This morning, like a lot of the Docker community, I receieved an email I had been waiting for since November, confirmation that Kubernetes on Docker for Mac had made its way through to a public edge release.

The version of Docker I was running was on the stable channel;

The first thing I did was open up the preferences;

and used the switch to edge link in there to go straight to the Docker for Mac download page;

Once there, I clicked on the Get Docker for Mac (Edge) button which went onto download the latest disk image, once downloaded I double clicked it and was presented with the drag & drop installer;

I quit Docker, and dragged the Docker application to my Applications folder. Once it had copied across I reopened Docker which gave me the following warning;

I was fine with that, so clicked on Reset and Restart, to be able to do this Docker needed my password;

After a few minutes, Docker for Mac started up, the first thing I did was open the About Docker window to confirm the version;

As you can see, this window now shows the version numbers of all of the Docker components installed and available. What we are insterested in is Kubernetes v.1.8.2. I also checked the version on the command line using the Docker client ;

$ docker version
$ docker-compose version
$ docker-machine version

As you can see from the results above, everything matched. So lets take a look at Kubernetes, which by default is disabled.

To enable Kubernetes open the preferences and click on the Kubernetes icon;

Once in there tick Enable Kubernetes and then click on the Apply button;

This will present you with a message informing you that Docker will need a few minutes to install and configure the cluster, as well as an internet connection so it can download the compoents.

After a few minutes you should see the following message;

Docker for Mac also installs the Kubernetes command line client, kubectl, you can check this is installed by running;

$ kubectl version

Running the following command will give you information about the nodes running in your Kubernetes cluster, we should see just the one;

$ kubectl get nodes

Now that we have a single node cluster up and running lets dig a little deeper into how Docker have done their deployment. You may remember in the Kubernetes preferences pane there is an option which allows you to Show system containers, tick this and click Apply;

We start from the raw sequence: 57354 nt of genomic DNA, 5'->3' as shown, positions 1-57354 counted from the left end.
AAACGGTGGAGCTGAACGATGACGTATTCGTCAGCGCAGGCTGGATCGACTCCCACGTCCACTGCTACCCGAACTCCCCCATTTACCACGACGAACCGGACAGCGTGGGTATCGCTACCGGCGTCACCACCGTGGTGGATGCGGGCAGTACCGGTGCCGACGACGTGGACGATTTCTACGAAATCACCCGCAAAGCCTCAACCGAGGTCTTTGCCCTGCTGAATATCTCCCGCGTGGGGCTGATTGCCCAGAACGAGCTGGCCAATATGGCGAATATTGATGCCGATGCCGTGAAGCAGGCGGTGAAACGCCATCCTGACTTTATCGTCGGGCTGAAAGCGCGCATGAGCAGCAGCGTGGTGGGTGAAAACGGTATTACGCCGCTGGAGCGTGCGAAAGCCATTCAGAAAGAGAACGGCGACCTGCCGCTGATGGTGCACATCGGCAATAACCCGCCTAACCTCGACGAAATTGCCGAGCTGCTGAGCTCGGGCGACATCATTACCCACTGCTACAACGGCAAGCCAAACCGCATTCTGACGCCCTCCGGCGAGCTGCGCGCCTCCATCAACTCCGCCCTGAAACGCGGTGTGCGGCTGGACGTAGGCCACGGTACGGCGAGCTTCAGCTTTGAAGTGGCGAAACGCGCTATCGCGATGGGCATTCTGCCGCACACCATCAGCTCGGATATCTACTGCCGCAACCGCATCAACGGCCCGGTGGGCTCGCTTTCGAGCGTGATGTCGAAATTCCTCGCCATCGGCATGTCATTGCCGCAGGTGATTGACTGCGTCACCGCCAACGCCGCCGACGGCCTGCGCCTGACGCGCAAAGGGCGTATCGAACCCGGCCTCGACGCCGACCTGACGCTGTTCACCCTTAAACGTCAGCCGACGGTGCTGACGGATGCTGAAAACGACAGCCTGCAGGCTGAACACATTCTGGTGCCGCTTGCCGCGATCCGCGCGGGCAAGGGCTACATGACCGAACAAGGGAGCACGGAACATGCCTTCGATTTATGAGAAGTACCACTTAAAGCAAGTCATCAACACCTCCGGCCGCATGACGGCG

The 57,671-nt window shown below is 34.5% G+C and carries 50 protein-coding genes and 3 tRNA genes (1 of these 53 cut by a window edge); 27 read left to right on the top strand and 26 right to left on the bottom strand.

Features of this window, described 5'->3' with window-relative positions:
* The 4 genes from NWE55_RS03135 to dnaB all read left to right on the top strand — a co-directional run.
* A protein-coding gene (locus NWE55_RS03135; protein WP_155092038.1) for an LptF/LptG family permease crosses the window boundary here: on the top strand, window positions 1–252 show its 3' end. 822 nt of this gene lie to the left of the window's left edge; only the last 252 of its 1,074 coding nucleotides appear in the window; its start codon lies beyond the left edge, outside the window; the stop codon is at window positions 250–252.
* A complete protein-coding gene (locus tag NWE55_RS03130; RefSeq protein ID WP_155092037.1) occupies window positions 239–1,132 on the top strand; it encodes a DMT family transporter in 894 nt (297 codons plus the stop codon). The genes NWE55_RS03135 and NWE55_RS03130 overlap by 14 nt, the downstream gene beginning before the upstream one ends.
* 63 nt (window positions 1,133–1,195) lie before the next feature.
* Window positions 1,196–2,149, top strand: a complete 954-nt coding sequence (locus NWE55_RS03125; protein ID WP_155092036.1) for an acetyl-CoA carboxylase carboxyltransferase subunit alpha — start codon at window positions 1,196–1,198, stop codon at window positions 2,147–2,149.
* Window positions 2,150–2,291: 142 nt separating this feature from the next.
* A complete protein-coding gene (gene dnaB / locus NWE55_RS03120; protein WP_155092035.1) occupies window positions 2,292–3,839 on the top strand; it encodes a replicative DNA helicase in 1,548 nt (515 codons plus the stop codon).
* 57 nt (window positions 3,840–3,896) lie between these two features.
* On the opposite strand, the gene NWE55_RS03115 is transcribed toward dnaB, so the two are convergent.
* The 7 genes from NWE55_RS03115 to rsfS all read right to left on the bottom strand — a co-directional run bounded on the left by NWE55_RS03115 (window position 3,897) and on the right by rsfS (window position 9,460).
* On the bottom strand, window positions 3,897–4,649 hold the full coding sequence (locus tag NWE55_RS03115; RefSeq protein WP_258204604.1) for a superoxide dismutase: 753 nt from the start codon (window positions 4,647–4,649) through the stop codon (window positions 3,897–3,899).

Running the following command will list of the running containers, but only show the container name, image used and the command which was executed;

$ docker container ls --format "table{{.Names}}\t{{.Image }}\t{{.Command}}"

You can see the results below;

One thing to note is that only one of the container images is from Docker themselves, the rest are from Google. You can find out more information on how these images are built at the following page;


We can find out a little more on the installation itself by running the following commands;

$ kubectl get namespaces
$ kubectl get pods --namespace kube-system

As you can see from the terminal output below, this lists all of the pods which containers below belong to;

The one service which is missing is the Kubernetes Dashboard, this would be a good excuse to install it.

Installing the Dashboard is quite a simple task, running the following command will deploy it your Kubernetes cluster;

$ kubectl create -f

After a minute or two you should be able to run the following commands to view the deployments and services running in the kube-system namespace;

$ kubectl get deployments --namespace kube-system
$ kubectl get services --namespace kube-system

Now that the Dashboard is running you can access it through the proxy service provided by kubectl, to start this service simply run;

$ kubectl proxy

Once the proxy has started open the following URL in your browser;


This should show you a login page;

As we are connected via the proxy we do not need to sign in using either Kubeconfig or with a Token, so just press Skip, this will take you straight to the Dashboard;

Docker also provide an example application, lets take a look at deploying it.

The Docker Compose file, yes you read that right we are going be using Docker Compose, looks like the following;

version: '3.3'

    build: web
    image: dockerdemos/lab-web
     - "./web/static:/static"
     - "80:80"

    build: words
    image: dockerdemos/lab-words
      replicas: 5
      endpoint_mode: dnsrr
          memory: 16M
          memory: 16M

    build: db
    image: dockerdemos/lab-db

Running the following command;

$ docker stack deploy --compose-file stack.yml demo

Will launch a demo application which was origininally used during European DockerCon 17.

Once the stack is stable and running you can check run;

$ kubectl get pods

As you can see, this has launched several pods, we can also check the deployment and services by running;

$ kubectl get deployments
$ kubectl get services

As you see, the web service has a type of LoadBalancer, while the Exteral-IP address is shown as you should be able to open your browser and go to http://localhost/ where you should be able to see the demo application;

Running the following command will stop and remove the example service;

$ docker stack remove demo

If you want to remove the Kubernetes Dashboard you can run;

$ kubectl delete deployment kubernetes-dashboard --namespace kube-system

As you can see, Kubernetes on Docker for Mac is quite straight forward, and so far I have to say I much prefer it to running Minikube, having everything all in a single place really makes things straight foward.